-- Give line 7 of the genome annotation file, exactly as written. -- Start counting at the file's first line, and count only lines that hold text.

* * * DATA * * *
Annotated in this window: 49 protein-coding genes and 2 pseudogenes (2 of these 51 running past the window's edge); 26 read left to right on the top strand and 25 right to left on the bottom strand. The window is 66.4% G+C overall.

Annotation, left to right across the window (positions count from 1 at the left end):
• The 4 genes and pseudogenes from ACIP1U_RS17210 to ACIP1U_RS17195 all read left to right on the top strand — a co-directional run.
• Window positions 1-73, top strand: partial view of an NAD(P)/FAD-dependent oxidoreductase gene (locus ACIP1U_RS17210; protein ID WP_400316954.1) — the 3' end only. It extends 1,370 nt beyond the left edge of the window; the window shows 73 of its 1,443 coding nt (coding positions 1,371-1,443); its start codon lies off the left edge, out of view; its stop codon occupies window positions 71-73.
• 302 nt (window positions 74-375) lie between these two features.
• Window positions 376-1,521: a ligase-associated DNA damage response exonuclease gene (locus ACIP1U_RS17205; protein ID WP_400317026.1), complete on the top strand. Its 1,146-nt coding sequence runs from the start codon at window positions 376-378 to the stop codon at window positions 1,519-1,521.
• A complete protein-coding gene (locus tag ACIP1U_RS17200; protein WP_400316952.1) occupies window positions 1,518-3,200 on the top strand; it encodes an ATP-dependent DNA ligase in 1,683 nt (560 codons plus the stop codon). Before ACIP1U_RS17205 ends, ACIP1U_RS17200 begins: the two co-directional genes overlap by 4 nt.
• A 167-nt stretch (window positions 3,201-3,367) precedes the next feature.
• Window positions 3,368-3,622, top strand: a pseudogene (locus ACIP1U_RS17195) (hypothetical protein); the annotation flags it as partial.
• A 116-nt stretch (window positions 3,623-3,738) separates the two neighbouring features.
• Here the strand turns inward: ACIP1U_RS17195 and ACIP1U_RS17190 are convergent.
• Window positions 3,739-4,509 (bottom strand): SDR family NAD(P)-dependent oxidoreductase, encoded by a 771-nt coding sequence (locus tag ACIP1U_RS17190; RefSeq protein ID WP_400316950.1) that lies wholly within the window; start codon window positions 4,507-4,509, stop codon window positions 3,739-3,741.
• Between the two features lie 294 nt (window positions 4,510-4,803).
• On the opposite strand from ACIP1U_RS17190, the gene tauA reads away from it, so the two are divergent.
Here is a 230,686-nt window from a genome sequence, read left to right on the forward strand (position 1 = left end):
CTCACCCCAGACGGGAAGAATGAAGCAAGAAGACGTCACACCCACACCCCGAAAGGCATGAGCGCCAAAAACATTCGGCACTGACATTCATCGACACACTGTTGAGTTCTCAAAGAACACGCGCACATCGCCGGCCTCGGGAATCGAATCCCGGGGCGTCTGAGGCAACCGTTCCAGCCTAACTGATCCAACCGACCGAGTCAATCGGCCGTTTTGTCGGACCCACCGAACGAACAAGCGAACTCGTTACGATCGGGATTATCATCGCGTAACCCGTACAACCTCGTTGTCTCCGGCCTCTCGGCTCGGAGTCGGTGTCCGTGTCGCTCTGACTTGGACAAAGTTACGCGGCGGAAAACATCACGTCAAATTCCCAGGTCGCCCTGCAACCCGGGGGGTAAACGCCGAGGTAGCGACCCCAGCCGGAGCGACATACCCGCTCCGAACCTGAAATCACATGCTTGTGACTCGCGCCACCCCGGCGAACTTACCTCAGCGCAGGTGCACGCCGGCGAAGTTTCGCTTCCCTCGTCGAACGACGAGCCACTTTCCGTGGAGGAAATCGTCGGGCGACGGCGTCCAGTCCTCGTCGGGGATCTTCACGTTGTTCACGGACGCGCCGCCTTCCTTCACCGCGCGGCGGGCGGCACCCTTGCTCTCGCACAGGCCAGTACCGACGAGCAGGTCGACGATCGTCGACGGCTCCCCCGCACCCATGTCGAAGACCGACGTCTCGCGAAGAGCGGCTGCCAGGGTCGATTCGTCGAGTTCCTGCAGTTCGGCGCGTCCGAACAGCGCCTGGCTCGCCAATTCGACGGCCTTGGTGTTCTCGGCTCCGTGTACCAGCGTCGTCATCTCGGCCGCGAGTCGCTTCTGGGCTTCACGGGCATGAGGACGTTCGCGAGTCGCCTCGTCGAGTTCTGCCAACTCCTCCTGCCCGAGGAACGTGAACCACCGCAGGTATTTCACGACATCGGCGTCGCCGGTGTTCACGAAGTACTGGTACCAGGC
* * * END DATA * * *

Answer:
• A complete protein-coding gene (locus tag ACIP1U_RS17200; protein WP_400316952.1) occupies window positions 1,518-3,200 on the top strand; it encodes an ATP-dependent DNA ligase in 1,683 nt (560 codons plus the stop codon). Before ACIP1U_RS17205 ends, ACIP1U_RS17200 begins: the two co-directional genes overlap by 4 nt.